How Style Television Shows and Fashion Magazines Affect the Way Women Dress

Fashion magazines have been around since the mid-1800s. Style shows like “What Not to Wear” have been around for 10 years (as of this month) and going strong.  Pretty much everyone including me wants to “look their best”.  Barring major surgery, we can’t change our facial features, our height or structure, but we can all change our clothes. And unless you live under a rock, you know by now the importance and impact of our image. So with all this media to turn to, what makes us look our best when “well-dressed” is utterly subjective?

Fashion, taste and style are commonly interchangeable words. Yet they’re quite different elements. After all, Fashion is material expression of the current time– garments are chosen to be worn to clothe, through offerings by designers/retailers who feel it will sell. Taste is the preference for a particular design. Tastes range widely to the extent that the “best taste” is usually considered one’s own.  Style is the most complex derivative of clothing and expression. Dressing codes are combined into types, take on a name, become recognizable, and are often associated with groups of people.  But the true essence of style- whether it’s worn, a common thread in music, or found in an author’s work- is a free use of the proper which German poet Friedrich Holderlin explains is the freedom to break rules. Whether a person is “well-dressed” is often a unique interpretation of this 3 element-combo.

With reality TV hosts mocking then transforming the lucky subject to the glee of the family, how many of us can relate to that poor soul when he/she first appears? Their taste is bashed, their possessions discarded and a new style is handed to them. Do we take notes throughout so that we improve upon the end credits, or do we watch for giggles? Personally, I love “How Do I Look?” and  I’ll never give up my subscription to Marie Claire or Lucky. Time spent with these are rewards for tasks such as writing this.  With popularity such as Elle‘s- the largest with 42 international editions in over 60 countries, we can expect to see the new trends, the newest it bags, and fresh ways to put it all together better. With all the coverage and “suggestions” we are led to internalize this ourselves- whether its back to a familiar rut or an actual seasonal metamorphosis.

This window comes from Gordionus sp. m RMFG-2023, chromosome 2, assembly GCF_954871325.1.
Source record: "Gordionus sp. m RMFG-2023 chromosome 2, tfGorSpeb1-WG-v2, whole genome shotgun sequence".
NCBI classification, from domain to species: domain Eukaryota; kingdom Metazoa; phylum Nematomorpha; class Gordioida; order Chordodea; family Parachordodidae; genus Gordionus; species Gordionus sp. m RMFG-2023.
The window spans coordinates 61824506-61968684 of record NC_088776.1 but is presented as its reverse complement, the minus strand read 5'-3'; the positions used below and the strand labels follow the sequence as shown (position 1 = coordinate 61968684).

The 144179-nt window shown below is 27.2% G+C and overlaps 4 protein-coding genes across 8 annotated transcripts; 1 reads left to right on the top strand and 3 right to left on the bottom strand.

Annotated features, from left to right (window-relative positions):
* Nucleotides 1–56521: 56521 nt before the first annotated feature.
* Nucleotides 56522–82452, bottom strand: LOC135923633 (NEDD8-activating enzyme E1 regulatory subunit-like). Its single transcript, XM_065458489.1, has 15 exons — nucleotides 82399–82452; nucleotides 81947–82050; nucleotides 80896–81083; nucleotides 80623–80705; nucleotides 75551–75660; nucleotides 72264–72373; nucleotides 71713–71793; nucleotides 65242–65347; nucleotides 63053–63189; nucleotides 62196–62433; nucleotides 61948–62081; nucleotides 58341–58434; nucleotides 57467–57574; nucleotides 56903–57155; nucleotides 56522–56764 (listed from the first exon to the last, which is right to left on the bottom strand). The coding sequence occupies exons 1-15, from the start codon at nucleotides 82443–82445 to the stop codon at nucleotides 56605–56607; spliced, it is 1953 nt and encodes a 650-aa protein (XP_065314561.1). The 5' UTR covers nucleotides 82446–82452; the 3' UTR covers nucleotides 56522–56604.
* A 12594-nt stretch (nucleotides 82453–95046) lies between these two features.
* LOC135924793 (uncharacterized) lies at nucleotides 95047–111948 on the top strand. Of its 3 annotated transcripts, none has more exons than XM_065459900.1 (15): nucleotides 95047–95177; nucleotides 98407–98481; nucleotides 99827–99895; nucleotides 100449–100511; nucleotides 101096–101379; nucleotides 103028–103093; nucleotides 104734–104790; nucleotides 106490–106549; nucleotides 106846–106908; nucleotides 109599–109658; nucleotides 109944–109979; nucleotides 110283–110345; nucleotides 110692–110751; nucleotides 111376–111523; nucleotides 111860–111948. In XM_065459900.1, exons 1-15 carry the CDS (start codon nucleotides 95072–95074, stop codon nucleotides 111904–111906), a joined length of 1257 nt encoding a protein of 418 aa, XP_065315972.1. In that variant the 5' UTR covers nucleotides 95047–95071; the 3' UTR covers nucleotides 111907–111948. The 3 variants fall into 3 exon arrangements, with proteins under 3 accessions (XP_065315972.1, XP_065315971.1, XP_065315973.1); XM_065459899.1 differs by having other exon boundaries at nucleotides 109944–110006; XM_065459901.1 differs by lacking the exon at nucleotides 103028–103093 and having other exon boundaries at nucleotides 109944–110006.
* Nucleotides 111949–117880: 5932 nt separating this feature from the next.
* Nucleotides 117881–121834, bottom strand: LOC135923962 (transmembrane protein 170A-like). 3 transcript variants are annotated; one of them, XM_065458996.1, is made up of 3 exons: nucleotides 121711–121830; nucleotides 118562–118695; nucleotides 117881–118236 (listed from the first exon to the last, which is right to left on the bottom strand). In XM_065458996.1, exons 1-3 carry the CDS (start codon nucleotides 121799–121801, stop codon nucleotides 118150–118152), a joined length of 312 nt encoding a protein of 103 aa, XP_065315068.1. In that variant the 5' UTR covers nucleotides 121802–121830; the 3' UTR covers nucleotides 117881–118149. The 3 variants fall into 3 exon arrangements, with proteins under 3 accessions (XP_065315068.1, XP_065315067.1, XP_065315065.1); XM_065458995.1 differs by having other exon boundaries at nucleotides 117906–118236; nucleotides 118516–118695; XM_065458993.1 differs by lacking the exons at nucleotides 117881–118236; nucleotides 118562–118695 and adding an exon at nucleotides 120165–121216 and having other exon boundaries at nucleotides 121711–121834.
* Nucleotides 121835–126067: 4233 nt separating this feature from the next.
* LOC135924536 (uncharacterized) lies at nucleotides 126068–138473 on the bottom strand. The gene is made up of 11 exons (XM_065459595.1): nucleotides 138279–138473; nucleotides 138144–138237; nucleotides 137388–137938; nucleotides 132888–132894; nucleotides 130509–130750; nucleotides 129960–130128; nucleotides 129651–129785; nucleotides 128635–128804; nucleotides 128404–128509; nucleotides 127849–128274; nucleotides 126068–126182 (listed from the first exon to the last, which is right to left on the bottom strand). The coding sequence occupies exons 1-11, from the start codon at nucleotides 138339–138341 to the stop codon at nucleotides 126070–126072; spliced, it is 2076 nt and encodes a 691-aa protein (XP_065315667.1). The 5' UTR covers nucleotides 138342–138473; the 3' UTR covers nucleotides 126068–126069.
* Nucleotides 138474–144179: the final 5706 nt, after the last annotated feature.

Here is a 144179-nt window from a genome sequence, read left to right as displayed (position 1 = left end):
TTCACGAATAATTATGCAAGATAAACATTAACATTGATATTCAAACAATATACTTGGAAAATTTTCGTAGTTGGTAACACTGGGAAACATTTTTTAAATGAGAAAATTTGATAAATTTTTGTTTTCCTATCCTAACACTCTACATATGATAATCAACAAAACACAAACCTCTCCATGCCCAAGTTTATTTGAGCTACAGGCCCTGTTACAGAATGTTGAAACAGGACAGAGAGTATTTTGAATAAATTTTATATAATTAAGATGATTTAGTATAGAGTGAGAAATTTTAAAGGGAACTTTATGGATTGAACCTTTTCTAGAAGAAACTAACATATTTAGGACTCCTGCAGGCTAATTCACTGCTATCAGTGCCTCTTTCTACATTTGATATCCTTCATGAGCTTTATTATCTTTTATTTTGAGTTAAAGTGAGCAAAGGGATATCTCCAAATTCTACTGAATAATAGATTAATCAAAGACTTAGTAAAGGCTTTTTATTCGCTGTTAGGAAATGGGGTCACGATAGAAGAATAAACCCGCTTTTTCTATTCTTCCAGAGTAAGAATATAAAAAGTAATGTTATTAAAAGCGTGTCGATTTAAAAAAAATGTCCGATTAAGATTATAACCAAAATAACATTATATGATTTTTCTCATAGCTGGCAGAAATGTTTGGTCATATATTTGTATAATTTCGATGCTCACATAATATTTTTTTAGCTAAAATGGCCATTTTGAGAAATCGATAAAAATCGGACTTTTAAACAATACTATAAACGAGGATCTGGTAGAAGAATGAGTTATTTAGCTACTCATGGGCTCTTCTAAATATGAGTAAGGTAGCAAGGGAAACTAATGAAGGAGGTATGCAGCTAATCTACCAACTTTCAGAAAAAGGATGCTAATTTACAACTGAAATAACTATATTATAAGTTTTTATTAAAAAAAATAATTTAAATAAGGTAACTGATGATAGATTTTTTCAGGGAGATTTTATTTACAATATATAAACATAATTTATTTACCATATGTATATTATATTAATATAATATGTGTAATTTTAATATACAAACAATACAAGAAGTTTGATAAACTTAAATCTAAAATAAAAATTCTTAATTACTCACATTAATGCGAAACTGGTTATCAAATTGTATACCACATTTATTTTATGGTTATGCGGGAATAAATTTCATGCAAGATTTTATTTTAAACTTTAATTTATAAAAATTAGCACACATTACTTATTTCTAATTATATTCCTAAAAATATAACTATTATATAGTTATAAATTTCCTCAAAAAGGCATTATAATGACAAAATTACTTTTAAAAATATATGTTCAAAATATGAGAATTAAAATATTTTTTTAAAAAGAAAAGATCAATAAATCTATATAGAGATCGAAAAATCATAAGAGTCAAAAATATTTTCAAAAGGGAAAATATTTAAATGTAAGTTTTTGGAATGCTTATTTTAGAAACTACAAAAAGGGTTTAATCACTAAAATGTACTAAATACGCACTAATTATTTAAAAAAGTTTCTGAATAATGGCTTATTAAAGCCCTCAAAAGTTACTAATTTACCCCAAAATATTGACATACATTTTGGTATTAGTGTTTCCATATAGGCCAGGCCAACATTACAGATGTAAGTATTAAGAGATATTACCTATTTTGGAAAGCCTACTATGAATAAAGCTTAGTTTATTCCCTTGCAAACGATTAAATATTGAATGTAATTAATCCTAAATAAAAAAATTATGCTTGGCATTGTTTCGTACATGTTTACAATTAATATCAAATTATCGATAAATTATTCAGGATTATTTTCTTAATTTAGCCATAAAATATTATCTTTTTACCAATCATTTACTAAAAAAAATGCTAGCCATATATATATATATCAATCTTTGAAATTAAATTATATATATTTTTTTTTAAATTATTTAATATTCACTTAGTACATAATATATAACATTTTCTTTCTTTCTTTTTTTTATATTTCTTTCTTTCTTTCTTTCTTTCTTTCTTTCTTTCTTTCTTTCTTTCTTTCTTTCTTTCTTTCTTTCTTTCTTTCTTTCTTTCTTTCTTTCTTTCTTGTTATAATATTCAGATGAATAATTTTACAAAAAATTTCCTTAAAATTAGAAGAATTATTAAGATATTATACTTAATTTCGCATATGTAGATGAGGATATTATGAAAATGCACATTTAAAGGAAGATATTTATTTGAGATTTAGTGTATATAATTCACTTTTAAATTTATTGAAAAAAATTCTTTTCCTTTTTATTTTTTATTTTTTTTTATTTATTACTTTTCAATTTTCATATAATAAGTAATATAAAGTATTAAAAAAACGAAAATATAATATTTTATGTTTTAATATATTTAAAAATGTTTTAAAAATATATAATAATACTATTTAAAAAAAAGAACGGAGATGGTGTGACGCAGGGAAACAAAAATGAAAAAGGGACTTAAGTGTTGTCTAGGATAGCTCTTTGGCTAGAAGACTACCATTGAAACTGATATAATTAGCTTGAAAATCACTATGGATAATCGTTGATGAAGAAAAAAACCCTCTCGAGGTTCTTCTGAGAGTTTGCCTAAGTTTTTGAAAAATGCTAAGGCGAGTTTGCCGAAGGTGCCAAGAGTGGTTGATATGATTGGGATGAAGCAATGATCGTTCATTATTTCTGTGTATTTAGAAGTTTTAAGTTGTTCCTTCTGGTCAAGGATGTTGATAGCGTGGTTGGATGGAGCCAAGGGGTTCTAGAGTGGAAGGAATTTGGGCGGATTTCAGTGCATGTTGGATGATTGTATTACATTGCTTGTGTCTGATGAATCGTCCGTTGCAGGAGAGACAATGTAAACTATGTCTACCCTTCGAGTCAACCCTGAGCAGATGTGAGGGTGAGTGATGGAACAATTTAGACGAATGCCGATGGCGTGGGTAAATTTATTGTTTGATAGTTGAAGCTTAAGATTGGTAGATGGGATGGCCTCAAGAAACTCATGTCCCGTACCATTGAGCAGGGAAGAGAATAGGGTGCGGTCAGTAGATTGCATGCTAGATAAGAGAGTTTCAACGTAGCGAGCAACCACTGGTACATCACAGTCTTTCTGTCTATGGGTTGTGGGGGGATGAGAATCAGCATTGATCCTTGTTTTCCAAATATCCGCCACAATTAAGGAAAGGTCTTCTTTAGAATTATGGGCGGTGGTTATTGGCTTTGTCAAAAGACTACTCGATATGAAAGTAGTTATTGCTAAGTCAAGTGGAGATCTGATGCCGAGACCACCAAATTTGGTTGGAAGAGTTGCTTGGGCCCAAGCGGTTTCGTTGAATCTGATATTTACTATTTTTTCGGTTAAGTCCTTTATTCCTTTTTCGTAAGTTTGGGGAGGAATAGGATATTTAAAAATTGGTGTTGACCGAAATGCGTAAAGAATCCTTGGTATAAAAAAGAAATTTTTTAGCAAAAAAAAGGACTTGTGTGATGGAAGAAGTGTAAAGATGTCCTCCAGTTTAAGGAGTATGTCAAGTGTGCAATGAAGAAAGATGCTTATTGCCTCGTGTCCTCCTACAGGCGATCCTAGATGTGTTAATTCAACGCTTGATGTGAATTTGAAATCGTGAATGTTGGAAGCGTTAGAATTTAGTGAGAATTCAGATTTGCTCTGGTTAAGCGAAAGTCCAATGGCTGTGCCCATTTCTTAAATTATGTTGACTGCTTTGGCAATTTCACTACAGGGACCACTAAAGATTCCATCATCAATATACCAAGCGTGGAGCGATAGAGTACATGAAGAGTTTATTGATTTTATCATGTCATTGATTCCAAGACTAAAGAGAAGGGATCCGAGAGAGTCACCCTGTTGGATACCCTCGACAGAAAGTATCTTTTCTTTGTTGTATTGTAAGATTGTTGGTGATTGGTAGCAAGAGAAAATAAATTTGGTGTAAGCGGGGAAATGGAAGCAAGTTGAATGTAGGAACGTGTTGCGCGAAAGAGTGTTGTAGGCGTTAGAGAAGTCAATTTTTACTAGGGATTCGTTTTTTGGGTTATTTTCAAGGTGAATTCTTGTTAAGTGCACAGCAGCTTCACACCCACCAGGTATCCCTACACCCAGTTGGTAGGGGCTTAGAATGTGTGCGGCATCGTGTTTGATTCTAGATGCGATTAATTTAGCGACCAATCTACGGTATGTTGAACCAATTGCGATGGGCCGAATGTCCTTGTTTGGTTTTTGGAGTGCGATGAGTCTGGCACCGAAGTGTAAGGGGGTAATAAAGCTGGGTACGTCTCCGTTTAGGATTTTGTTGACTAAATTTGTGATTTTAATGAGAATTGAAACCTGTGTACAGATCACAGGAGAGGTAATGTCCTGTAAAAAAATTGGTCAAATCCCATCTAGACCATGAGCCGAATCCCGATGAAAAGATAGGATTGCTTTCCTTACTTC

How’s that going? Magazines work. Shows entertain. It’s basically passive stuff. I believe we need to get proactive. After all, these economic times require all we’ve got.

First published November 7, 2011 in

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